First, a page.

Thursday, August 23, 2012

Building dams, and nations

Archival photo from 'Modern Essays 5: Graft'
The building of dams has been seen as essential to Turkey’s modernization and development since the early days of the Turkish Republic, when the nation’s capital was established in arid Ankara rather than waterfront Istanbul.

The job of the country’s early leaders was to save Anatolia from “the grip of poverty and darkness” – rampant illiteracy, scant electricity, and primitive homes and farming methods – former president Süleyman Demirel told researcher/architect Aslıhan Demirtaş in a 2012 interview, adding that dams were a way to “break these chains.”

Dam-based infrastructure to bring irrigation and drinking water to Ankara in the 1930s was quickly replicated around the country, a process documented in “Modern Essays 5: Graft,” an archival exhibit currently on display at SALT Galata in Istanbul.

Archival photo from 'Modern Essays 5: Graft'
Curator Demirtaş has compiled black-and-white photographs of families posing proudly in front of dams in the 1940s and 1950s; old newspapers with full pages of photos showing people enjoying recreational opportunities in the country’s new reservoirs; scale models of the 42 dam lakes on the Tigris and Euphrates, including the yet-to-be-filled Ilısu; and her video interview with Demirel, who presided over Turkey’s dam building agency before becoming president.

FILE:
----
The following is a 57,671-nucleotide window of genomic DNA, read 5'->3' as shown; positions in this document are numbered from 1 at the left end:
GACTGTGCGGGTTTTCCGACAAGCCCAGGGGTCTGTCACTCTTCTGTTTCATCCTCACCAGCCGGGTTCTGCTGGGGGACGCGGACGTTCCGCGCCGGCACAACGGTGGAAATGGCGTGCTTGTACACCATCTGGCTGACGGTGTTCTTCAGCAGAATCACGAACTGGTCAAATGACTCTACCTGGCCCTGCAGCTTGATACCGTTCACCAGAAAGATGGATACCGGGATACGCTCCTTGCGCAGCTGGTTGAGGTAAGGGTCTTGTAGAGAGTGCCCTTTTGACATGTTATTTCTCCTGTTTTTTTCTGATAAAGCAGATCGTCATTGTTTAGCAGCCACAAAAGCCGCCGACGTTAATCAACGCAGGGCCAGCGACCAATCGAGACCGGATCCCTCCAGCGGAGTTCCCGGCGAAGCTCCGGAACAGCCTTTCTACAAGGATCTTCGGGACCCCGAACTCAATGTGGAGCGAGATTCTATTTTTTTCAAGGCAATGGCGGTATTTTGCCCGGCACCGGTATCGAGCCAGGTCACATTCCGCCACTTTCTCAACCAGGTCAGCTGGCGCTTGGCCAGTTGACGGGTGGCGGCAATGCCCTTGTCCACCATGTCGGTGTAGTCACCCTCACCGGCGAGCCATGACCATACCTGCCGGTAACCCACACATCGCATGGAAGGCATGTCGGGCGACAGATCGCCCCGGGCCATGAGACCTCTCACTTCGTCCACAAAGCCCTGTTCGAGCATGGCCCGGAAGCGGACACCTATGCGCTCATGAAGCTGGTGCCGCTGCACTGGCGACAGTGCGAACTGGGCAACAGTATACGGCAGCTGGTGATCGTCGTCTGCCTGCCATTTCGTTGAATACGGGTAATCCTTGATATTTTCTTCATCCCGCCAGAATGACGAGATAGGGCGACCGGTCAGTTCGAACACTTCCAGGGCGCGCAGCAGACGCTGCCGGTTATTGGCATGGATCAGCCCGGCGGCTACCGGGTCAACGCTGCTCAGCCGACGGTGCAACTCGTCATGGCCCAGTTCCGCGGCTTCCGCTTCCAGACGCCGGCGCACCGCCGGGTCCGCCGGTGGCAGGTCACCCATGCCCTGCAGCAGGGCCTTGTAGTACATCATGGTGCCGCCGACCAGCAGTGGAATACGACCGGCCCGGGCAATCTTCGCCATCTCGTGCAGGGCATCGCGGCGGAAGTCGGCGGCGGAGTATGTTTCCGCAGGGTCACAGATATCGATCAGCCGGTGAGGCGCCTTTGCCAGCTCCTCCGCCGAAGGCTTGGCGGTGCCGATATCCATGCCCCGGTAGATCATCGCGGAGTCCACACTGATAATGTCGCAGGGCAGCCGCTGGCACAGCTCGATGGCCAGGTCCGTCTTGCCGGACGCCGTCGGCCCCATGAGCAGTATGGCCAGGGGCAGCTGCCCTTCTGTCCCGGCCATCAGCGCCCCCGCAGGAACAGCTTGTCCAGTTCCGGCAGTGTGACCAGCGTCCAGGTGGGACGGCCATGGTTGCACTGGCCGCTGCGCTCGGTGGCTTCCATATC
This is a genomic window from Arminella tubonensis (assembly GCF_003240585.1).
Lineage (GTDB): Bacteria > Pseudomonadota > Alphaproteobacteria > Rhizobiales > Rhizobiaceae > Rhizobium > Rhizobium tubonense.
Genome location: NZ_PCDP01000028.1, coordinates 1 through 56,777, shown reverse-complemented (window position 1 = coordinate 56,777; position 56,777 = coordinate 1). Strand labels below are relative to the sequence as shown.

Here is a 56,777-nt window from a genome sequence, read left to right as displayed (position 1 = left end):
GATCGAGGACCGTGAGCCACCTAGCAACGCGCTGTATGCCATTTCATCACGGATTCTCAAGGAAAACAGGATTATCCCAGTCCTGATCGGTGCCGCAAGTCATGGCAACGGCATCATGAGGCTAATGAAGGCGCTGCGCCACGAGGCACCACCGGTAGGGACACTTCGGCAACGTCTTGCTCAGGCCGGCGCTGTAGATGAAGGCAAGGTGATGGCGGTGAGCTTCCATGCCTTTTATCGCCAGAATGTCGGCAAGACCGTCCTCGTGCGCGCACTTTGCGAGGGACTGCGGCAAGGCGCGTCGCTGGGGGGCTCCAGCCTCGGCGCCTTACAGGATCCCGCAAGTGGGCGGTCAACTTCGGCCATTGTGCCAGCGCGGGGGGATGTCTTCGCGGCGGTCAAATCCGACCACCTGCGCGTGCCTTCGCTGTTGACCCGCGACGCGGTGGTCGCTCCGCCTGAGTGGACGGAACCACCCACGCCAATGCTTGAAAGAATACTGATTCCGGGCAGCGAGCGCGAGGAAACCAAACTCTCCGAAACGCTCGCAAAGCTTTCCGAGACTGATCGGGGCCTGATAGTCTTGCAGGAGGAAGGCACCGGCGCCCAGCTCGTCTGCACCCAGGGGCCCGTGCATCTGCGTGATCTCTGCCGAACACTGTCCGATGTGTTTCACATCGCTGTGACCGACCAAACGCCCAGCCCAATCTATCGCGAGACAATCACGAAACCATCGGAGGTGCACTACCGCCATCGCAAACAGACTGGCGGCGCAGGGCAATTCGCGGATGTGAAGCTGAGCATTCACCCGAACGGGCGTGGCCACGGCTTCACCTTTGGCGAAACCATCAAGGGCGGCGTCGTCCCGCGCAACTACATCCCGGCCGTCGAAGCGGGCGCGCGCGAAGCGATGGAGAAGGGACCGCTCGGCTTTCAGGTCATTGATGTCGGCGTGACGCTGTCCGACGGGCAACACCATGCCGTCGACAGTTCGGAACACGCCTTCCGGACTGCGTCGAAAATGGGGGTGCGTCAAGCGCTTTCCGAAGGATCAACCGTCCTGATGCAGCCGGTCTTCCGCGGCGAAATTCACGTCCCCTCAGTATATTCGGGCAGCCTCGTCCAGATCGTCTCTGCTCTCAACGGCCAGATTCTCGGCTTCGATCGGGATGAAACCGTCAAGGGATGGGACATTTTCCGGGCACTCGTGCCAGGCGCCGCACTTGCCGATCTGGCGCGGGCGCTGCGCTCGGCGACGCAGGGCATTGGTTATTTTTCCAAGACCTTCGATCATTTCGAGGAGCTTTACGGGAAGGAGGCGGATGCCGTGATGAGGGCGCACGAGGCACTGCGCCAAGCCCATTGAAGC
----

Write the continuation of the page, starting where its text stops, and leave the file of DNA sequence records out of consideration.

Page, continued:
In the video, Demirel concedes a few qualms about relocating people and other negative impacts of dams, saying “some projects may take away more than they bring,” but remains firm in his conviction that Turkey’s hydro projects have been key to its drive for modernity and civilization. The entire exhibit – which also includes a touchscreen display on which visitors can access a database of the country’s dam lakes – indeed explores how deeply entwined such projects are with national identity and pride, and not just for Turkey. To successfully propose alternatives, it seems a new, and equally convincing, national narrative about development and what it means may have to be created.

The exhibit “Modern Essays 5: Graft” ends this Sunday, August 26, but the dam database (in both Turkish and English) will remain available online.


1 comment:

  1. Jennifer, Yes, you are certainly right about changing ideas about what constitutes positive development for humanity. And not just in Turkey. I think it's true that everyday people like villagers on the Black Sea fighting hydroelectric power plants are rethinking these things. So there are signs of hope. If only money didn't talk so loudly . . . .